Given the glory of lupines and their evident ease of cultivation, you may be tempted to bring them into your garden. You’ll have no trouble finding well-bred seed stock, including the Russell strain that originated in England but is based on North American parentage. Or you can gather seeds from mature plants in the wild. Timing is everything here: the pods break open as they dry, so you have to catch the seeds before they spill. It’s better to start from seed, by the way, than to look for plants at the garden center. Lupines develop long, fragile taproots, which makes them ill suited for pots and difficult to transplant.

Still, you might take pause before pursuing any of this. I’ve done it, and I can tell you how it goes. First the seeds, which are large and easy to handle, sprout as readily as radishes. The baby plants are adorable, forming mounds of five-part radial leaves that look intriguingly exotic. These mounds expand quickly, growing wider than they are tall, which tends to require more space than you’ve allowed for. But no matter: in due course, which may be next summer if you’ve gotten a late start, the flower stalk appears and now you can see what’s in store for you.

More likely than not, in my experience, the same lupines that look splendid in an old field become gangly and weak-kneed in a garden. The soil is too rich, you’re fussing over them too much, the maple casts more shade than you thought it would . . . or something. There’s usually something. But let’s say there’s not — you’ve properly starved and neglected these plants in the harshest of sunlight. You’ll be rewarded with beautiful blooms. Which will seem sparse, even stingy, in relation to the overall mass of the thing. Because you planted too few of them, probably, and lupines, like wolves, do better in packs. But since we’re pretending, let’s say you planted dozens of lupines in a horrible place and then ignored them: Congratulations! You have a wonderful show.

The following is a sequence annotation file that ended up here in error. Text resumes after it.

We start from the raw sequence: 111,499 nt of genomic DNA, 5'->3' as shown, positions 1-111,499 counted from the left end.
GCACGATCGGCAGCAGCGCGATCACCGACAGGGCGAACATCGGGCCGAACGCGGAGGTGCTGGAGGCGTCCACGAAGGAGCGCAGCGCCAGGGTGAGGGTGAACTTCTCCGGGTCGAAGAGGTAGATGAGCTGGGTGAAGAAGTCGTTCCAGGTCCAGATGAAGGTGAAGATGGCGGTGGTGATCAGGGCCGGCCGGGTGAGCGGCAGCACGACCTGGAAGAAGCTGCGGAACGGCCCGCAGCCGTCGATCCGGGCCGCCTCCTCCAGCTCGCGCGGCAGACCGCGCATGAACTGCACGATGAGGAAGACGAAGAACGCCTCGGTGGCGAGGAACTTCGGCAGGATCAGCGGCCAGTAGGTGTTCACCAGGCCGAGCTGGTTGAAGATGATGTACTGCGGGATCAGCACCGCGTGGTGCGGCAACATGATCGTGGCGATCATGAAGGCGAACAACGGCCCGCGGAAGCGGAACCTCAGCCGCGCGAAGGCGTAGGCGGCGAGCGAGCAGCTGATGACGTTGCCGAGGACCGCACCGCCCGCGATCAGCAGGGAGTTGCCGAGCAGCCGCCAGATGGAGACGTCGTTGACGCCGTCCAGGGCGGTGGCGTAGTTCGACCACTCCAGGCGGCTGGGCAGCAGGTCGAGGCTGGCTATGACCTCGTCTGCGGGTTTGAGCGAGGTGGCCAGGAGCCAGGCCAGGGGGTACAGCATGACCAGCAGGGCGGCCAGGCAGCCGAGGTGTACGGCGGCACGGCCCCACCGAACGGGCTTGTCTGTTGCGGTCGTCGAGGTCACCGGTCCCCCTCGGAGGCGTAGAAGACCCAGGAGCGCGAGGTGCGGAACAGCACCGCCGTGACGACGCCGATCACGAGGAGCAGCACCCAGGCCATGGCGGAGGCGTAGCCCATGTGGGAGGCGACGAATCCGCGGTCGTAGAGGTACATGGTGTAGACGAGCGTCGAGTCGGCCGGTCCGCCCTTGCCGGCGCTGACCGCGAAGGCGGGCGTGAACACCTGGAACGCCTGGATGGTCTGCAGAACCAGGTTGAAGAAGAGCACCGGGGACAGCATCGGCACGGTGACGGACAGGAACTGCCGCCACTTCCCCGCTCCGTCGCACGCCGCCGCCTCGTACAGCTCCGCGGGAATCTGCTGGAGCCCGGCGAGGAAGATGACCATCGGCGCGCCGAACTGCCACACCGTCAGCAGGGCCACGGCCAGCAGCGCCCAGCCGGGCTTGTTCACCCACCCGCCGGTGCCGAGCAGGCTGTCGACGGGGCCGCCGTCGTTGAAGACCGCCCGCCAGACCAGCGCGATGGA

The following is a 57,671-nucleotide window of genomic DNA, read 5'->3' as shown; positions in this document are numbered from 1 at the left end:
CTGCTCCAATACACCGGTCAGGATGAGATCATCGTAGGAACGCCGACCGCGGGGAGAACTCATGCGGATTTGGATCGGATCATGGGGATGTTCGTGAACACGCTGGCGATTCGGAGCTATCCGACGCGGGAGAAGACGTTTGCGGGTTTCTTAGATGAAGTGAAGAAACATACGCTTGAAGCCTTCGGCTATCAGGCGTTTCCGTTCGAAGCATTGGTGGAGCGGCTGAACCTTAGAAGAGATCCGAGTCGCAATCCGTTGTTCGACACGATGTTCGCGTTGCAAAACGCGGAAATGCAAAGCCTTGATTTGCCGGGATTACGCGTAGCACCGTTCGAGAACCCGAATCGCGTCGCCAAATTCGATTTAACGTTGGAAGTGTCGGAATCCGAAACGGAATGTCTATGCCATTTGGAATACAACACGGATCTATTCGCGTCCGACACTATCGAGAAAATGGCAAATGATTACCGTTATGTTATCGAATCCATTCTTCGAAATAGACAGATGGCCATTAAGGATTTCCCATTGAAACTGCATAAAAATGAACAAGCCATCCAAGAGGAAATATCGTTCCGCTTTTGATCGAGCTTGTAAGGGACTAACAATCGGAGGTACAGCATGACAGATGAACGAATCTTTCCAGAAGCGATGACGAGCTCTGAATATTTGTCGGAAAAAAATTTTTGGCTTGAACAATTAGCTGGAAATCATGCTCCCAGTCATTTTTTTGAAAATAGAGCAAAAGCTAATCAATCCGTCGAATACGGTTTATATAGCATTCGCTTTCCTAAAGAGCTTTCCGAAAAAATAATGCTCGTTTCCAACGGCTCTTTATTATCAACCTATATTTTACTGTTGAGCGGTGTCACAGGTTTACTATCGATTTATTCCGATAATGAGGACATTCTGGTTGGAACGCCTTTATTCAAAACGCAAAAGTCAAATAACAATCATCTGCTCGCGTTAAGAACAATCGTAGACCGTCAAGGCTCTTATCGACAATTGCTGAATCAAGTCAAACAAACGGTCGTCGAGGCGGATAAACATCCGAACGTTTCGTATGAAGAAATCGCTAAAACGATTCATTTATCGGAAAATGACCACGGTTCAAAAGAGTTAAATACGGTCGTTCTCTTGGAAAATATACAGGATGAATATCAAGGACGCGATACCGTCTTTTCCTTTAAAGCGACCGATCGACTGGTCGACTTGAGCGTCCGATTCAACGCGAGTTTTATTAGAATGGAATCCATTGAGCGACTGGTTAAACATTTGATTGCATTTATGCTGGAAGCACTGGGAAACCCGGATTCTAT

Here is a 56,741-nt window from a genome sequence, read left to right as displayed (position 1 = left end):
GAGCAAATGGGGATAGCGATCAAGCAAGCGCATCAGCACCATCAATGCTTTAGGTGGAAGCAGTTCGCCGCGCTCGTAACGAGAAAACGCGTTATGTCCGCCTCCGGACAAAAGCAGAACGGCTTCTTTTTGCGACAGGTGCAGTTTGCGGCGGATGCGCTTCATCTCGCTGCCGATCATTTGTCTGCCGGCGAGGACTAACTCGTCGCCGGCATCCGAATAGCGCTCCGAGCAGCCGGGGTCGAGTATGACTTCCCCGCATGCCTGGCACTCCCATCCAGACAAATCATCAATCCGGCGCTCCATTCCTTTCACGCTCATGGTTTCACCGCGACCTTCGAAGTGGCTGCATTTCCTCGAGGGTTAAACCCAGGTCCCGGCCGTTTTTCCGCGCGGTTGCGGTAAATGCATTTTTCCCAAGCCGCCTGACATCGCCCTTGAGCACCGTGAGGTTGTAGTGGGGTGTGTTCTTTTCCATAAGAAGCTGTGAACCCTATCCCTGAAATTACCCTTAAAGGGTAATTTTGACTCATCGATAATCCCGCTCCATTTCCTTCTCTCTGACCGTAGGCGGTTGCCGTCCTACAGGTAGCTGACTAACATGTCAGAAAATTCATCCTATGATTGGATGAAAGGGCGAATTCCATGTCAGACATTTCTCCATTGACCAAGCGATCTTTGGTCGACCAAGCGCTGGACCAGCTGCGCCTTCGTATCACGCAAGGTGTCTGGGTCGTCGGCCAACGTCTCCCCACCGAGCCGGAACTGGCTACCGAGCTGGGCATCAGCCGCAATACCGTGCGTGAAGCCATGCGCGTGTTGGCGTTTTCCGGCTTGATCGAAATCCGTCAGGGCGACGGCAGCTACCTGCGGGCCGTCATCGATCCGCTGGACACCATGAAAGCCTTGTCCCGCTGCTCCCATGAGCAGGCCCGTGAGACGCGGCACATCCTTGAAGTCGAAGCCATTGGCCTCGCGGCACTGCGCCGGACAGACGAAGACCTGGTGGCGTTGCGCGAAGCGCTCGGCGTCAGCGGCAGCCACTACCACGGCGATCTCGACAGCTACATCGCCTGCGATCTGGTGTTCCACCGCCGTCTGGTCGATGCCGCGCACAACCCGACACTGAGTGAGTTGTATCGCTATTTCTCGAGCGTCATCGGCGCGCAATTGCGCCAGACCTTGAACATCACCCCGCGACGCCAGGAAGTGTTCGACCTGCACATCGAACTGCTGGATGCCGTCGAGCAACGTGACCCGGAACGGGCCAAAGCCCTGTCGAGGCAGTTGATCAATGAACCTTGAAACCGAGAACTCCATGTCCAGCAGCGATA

Enjoy it while you can; what follows is ghastly. The moment they’re done blooming, lupines get on with the business of reproducing and dying. Some may limp on for another year, especially if you deadhead the stalks, but in general they’re monocarpic, flowering only once. As they perish, they blacken and shrivel, leaving a large patch of lifeless ground littered with ugly detritus. The greater the show, the more desolate the aftermath. Is this what you want to look at in August?

Lupines belong where we find them, I think: all up and down Maine’s roadsides, where they can take their place in a natural succession of wild things starting with pale green grass and buttercups, extending through yellowing grass and black-eyed Susans, culminating in asters and seed stalks. Some acts of this yearly drama are more vibrant and colorful than others. Lupines may be the most flamboyant players in the cast. But they need the right sort of stage to strut their stuff.

Just when and why lupines came to Maine, and how they spread themselves all over the state, remains somewhat mysterious. But it’s a pleasant mystery, enjoyable to contemplate, in an age when we often seem to know too much about too many things. I like to imagine that lupines chose Maine as a place to settle, as many of us more mobile creatures have done, and got here by whatever means were convenient at the time. Maybe the Lupine Lady brought them, by way of making the world more beautiful. I can believe that.

Richard Grant is novelist residing in Lincolnville. His most recent book is Another Green World.

Be respectful of our online community and contribute to an engaging conversation. We reserve the right to remove impersonators or personal attacks, threats, profanity, or flat-out offensive comments. By posting here, you are permitting Down East Enterprise to edit and republish your comment in all media.